Quote:
Originally Posted by merdhead View Post

Yes they do, it's called jailbreaking.

Sorry, I was referring to Apple-accepted ways - or ways in which users can expect Apps on the App Store to function.
post #25 of 115
Am i missing something or does that hardware support CDMA?
post #26 of 115
Quote:
Originally Posted by dequardo View Post

Manufacturing costs. $6.50.

post #27 of 115
That's really the only complaint I have with Apple. Like TV's Apple products aren't manufactured in the US. I understand the labor cost differences, (US vs. China) but then I think of these millions of ipods, iphones, laptops, imacs, etc. being shipped across the Pacific in 747's and the millions of tons of jet fuel being used. Think of the carbon footprint of Apple?

Anyway, got to get in my SUV and go have a hamburger at McDonald's, and make some calls on my iPhone!
post #28 of 115
Quote:
Originally Posted by shanmugam View Post

mostly an event in first weeks September with

1) Snow Leopard release date
2) iPod update
3) iMac update with some quad config and shipping with Snow Leopard

Forget update- we were talking overhaul.
post #29 of 115
Quote:
Originally Posted by AppleInsider View Post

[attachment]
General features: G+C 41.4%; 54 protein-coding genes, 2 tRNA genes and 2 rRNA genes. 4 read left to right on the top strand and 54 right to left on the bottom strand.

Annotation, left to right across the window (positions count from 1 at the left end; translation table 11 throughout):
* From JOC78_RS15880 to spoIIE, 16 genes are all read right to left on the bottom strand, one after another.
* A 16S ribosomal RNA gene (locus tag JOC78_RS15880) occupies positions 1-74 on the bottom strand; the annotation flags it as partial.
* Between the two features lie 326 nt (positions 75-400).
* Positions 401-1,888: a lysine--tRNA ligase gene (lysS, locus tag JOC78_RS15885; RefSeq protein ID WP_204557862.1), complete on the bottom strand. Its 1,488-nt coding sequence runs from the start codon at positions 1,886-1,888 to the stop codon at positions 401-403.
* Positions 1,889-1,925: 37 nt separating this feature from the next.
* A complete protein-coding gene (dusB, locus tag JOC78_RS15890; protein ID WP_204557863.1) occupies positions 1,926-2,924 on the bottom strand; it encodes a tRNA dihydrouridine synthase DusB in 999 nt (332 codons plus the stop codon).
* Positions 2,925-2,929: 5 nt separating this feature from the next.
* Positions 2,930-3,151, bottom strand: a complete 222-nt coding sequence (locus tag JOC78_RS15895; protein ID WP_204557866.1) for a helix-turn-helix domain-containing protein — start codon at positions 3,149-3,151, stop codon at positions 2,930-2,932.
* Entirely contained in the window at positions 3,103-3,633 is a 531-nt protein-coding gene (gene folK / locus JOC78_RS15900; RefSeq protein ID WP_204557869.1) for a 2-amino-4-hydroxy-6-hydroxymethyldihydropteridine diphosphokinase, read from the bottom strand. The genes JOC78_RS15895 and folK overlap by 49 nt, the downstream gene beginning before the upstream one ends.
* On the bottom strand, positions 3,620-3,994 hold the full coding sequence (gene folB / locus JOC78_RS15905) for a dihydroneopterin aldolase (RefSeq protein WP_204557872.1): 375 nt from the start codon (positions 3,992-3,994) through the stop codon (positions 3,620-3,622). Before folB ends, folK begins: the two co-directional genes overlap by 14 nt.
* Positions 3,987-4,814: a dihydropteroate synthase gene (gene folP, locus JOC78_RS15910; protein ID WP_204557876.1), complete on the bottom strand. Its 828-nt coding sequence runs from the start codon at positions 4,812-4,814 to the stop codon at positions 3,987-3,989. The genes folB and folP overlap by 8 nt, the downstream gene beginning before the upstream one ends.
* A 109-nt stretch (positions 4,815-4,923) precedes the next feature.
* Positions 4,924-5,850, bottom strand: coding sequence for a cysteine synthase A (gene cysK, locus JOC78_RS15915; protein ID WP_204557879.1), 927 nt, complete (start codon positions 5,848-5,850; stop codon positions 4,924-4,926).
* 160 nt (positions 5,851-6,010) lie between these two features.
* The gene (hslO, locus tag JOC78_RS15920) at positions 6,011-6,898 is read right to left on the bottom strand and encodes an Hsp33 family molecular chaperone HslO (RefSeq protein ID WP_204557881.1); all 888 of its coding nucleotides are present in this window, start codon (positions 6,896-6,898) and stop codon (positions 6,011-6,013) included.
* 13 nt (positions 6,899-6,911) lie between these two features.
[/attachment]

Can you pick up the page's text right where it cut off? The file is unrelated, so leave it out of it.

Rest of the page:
Market research firm iSuppli, which specializes in dismantling new electronic gadgets to identify their key components and assembly costs, estimates Apple's bill of materials (or BOM) on the 16GB iPhone to be $172.46 with a manufacturing expense of $6.50, for a total of $178.96.

Considering that it costs about $155 to make an iPod Touch (see here for instance), I find it difficult to understand why the unsubsidised price of an iPhone is not within $100 of the price of an iPod Touch (of the same memory capacity). Are iPhone prices high as a subsidy that allows iPod Touch prices to be lower? Or is there insufficient competition for the iPhone that allows Apple (and/or AT&T, Rogers, etc) to be able to charge monopolistic prices?
post #30 of 115
Apple must be making a mint on these devices, assuming they sell them to the carriers to subsidise for $499/$599, and the carrier (or Apple Store) whacks on a $100 profit for themselves which is factored into the contract, resulting in $599/$699 devices.

Even when all other costs are factored in, 20 million or more devices sold over the next year will drive the per-device cost down way low. Apple could be making more than 100% margin here. Talk about laughing all the way to the bank. There's just no competition - Palm needs to charge a lot to make some income to keep them afloat. WinMob is irrelevant. Android is too young and geeky. BB, well they like profits too.